Address the Challenges: Describe how your Vision will address the challenges described in the previous question.

Bring about awareness of the importance moringa and it nutritive values and to combat malnutrition in drought prone areas. By planting more of moringa oleifera tree to increased food system vision 2050. Moringa oleifera Is Very Nutritious Protein: 2 grams. Vitamin B6: 19% of the RDA. Vitamin C: 12% of the RDA. Iron: 11% of the RDA. Riboflavin (B2): 11% of the RDA. Vitamin A (from beta-carotene): 9% of the RDA. Magnesium: 8% of the RDA.

High Level Vision: With these challenges addressed, now provide a high level description of how the Place and the lives of its People will be different than they are now.

By the benefit of this moringa it will improve the drought prone areas to be greeny and stable and also provide nutrients to supplement the defficiencies and to kicking off malnutrition in children and Adult which also increase the agricultural economy of the country Sustainable life and so many benefits health wise.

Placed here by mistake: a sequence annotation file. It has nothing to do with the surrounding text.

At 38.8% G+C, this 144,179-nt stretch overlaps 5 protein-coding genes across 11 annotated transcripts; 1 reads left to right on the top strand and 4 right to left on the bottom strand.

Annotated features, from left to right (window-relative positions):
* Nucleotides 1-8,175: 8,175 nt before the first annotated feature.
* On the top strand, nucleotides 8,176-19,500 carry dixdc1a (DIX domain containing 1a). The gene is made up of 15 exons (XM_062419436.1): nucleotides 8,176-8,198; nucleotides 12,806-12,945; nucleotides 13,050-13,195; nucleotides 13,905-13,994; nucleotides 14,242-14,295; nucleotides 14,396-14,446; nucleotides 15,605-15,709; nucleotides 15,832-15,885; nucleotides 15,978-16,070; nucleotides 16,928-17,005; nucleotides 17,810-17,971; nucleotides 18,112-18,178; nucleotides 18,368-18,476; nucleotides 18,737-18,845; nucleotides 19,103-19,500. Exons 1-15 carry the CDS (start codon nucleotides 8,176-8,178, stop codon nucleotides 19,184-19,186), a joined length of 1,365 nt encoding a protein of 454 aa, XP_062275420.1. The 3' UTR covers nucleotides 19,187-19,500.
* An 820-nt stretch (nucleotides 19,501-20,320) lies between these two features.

Full Vision: How do you describe your Vision for a regenerative and nourishing food future for your Place and People for 2050?

By planting more moringa tree especially in drought prone areas and by processing the moringa leaf,stem,and seed. Into oil,deodorant, ice cream, medicine, supplements, powder etc which have great value and significant in food system vision 2050 for this drought prone areas.

How did you hear about the Food System Vision Prize?

  • Website


Join the conversation:

Photo of Usama Turajo

Hello dear.
I will like to informed you that The date for submission is on (31 January,2020) so please try and have a look at the pocket guide to rectify your work
Usama turajo

Photo of Cortney Ahern

A great way to improve and revise your work is through connecting with others and receiving feedback. @MohammedKolluma is another Visionary who are also exploring nutrition in Borno State. I encourage you all to provide some feedback on one another’s Vision submissions through the comments section to support the refinement of your work! Happy connecting!

Photo of Itika Gupta

Hi Linchi Ibrahim  welcome to the Food System Vision Prize Community!
It is lovely to see such a unique submission looking at one plant to systemically address many food system issues in Nigeria.
If you were to imagine the future, what would the food system and life of people in Nigeria look like in 2050?
How might your work today look like in 2050 if you were to upset the current trends and build a new trajectory for the future that inspires others around you to collaborate? To help you speculate what your future Vision could look like, you can find some guiding principles on Future Casting and inspiration in the Vision Prize Toolkit in Chapter 3 under Tools of Transformation.